Travis Scott among several defendants hit with $750M Astroworld lawsuit – New York Post

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Travis Scott and Drake have been named in a $750 million lawsuit filed on behalf of 125 Astroworld Festival victims – including the family of 21-year-old Axel Acosta Avila, one of 10 people who died in the ill-fated concert.

The lawsuit seeks damages for loss of mental and physical health and loss of human life, and names a long list of defendants, including Scott, Drake, event organizers Live Nation, Apple, Epic Records and the Harris County Sports and Convention Corp., KHOU reported.

Apple streamed the event at Houston’s NRG Park on its music platform, according to the lawsuit, which attorney Tony Buzbee filed Tuesday in Houston Civil Court.

“This concert was doomed from the beginning. It was doomed before they filed their operations plan,” said Buzbee, whose team collected dozens of statements and combed through hours of video with the help of a former major crimes police lieutenant.

“We’ve gotten help from all over the country,” he said, according to the news outlet.
“There has to be responsibility, especially those entities that stood to profit.”

Attorney Tony Buzbee speaks to reporters at a news conference. Buzbee is representing the family of Axel Acosta Avila who was killed at a concert in Houston.
Attorney Tony Buzbee speaks to reporters at a news conference. Buzbee is representing the family of Axel Acosta Avila, who was killed at a concert in Houston.
AP
Joel Acosta fights back emotion as he listens during a press conference about his brother Axel Acosta Avila's death.
Joel Acosta fights back emotion as he listens during a press conference about his brother Axel Acosta Avila’s death.
AP

The attorney wrote that while the judgment sought is justified, “No amount of money will ever make these Plaintiffs whole; no amount of money can restore human life,” according to Fox Business.

“The damages sought in this case attempts to fix, help, or make up for the harms and losses suffered by these Plaintiffs,” the suit reads. “The quantum sought includes sufficient punitive damages to punish and make an example of all involved in the streaming, promotion, organization and failed execution of the concert, and also to encourage those who engage in such activity in the future to do so with safety at the forefront.”

Travis Scott performs at Astroworld, before the deadly tragedy unfolded.
Travis Scott performs at Astroworld, before the deadly tragedy unfolded.
Amy Harris/Invision/AP
Attorney Benjamin Crump meets with Gertrude Daughtery before a press conference announcing lawsuits on behalf of about 200 attendees of the Astroworld Festival at the Harris County Civil Courthouse.
Attorney Benjamin Crump meets with Gertrude Daughtery before a press conference announcing lawsuits on behalf of attendees of the Astroworld Festival at the Harris County Civil Courthouse.
AP
Travis Scott seen performing on stage at the ill-fated Astroworld event.
Travis Scott seen performing on stage at the ill-fated Astroworld event.
Amy Harris/Invision/AP

The suit also cites Scott’s history of inciting rowdiness during his shows and includes screenshots of his social media posts over the years in which he showed bloodied and passed-out fans, according to Fox Business.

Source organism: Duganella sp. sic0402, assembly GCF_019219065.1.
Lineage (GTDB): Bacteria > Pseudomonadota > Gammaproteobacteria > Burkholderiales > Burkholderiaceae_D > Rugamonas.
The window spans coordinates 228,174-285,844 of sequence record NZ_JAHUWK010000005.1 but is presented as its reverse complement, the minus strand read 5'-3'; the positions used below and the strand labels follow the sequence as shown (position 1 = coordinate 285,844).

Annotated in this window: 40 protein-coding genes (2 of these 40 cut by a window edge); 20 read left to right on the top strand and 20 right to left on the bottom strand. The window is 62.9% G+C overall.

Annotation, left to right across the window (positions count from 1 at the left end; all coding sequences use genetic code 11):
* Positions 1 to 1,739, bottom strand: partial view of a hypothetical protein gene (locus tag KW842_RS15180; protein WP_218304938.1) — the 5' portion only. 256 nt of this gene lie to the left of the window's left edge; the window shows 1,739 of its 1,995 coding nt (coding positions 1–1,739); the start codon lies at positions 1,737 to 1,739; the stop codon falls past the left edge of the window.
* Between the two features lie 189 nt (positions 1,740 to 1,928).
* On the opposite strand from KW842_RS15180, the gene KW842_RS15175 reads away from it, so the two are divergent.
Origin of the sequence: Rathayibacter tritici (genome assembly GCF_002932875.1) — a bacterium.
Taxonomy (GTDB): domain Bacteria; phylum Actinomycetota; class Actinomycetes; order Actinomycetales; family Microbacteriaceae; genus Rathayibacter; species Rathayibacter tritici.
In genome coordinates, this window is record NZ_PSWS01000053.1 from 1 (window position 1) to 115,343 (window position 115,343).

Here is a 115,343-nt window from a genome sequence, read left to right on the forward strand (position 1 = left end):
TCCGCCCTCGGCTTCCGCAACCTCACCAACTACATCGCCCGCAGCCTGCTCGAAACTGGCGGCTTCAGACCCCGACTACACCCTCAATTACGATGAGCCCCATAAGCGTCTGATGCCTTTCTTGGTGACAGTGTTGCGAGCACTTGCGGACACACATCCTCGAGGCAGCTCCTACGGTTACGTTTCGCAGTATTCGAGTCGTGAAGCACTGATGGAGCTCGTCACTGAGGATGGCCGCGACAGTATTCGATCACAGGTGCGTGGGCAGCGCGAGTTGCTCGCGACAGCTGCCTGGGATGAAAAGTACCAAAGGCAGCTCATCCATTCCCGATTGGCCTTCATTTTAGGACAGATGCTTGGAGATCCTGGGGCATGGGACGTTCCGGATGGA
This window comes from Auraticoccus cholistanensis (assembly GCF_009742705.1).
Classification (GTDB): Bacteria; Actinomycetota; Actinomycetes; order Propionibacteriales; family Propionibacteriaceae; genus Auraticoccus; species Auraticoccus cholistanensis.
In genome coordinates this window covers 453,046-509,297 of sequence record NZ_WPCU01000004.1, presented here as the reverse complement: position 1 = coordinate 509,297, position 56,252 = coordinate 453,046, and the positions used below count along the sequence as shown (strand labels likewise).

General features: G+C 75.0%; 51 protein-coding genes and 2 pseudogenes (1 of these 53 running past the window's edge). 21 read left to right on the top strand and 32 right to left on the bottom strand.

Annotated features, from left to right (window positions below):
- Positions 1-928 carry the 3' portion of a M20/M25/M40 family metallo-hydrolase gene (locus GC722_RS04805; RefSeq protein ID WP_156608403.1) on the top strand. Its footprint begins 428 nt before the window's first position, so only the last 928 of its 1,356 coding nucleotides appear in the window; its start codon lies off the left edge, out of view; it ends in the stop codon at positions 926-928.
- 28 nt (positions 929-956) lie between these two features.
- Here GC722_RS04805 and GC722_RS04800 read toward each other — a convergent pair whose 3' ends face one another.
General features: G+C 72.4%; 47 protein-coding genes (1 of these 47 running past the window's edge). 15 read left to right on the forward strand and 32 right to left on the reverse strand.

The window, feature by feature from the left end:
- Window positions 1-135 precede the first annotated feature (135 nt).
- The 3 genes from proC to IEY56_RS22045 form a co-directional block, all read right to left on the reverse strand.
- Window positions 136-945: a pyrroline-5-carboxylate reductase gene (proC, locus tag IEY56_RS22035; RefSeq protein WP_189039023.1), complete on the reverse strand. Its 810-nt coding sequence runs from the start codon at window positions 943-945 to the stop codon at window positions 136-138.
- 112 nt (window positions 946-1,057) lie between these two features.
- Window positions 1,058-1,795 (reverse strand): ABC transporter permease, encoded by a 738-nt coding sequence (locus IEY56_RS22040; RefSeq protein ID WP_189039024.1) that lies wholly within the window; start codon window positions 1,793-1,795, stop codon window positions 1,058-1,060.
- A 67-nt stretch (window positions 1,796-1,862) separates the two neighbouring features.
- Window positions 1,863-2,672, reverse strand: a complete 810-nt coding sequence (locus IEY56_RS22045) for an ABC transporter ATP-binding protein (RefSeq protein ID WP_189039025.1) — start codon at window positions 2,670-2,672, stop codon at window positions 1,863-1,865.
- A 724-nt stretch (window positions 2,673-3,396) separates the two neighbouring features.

Buzbee told the outlet that his law firm also “intends to file another lawsuit in the coming days with another 100 named plaintiffs.”

At least 140 lawsuits have been filed in the wake of the tragedy, CNN reported, citing Harris County District Court records. The network said it has reached out to Scott, Drake, Apple and the other named defendants for comment.

The suit also cites Scott’s history of inciting rowdiness during his shows and includes screenshots of his social media posts over the years in which he showed bloodied and passed-out fans, according to Fox Business.
The suit also cites Scott’s history of inciting rowdiness during his shows and includes screenshots of his social media posts over the years in which he showed bloodied and passed-out fans, according to Fox Business.
The suit cites Scott’s history of inciting rowdiness during his shows and includes screenshots of his social media posts over the years in which he showed bloodied and passed-out fans.
Apple Music
Attorney Rick Ramos speaks about a planned lawsuit on behalf of some 30 potential plaintiffs injured while attending the Travis Scott concert at Astroworld.
Attorney Rick Ramos speaks about a planned lawsuit on behalf of some 30 potential plaintiffs injured while attending the Travis Scott concert at Astroworld.
AP
From left, Jonathan Espinoza, Eligio Garcia and Bryan Espinoza, who all attended the Travis Scott concert at Astroworld, listen during a news conference at the Rick Ramos Law office.
From left, Jonathan Espinoza, Eligio Garcia and Bryan Espinoza, who all attended the Travis Scott concert at Astroworld, listen during a news conference at the Rick Ramos Law office.
AP

Live Nation told Fox Business in a statement: “We continue to support and assist local authorities in their ongoing investigation so that both the fans who attended and their families can get the answers they want and deserve, and we will address all legal matters at the appropriate time.”

A spokesperson for Scott told Fox News Digital last week that he is still “actively exploring routes of connection” with families affected by the tragedy.

“Over the last week, Travis Scott and his team have been actively exploring routes of connection with each and every family affected by the tragedy through the appropriate liaisons,” the statement read.

Acosta Avila, a computer science major at Western Washington University, had traveled alone to Astroworld to see Scott for the first time, his family has said.

 

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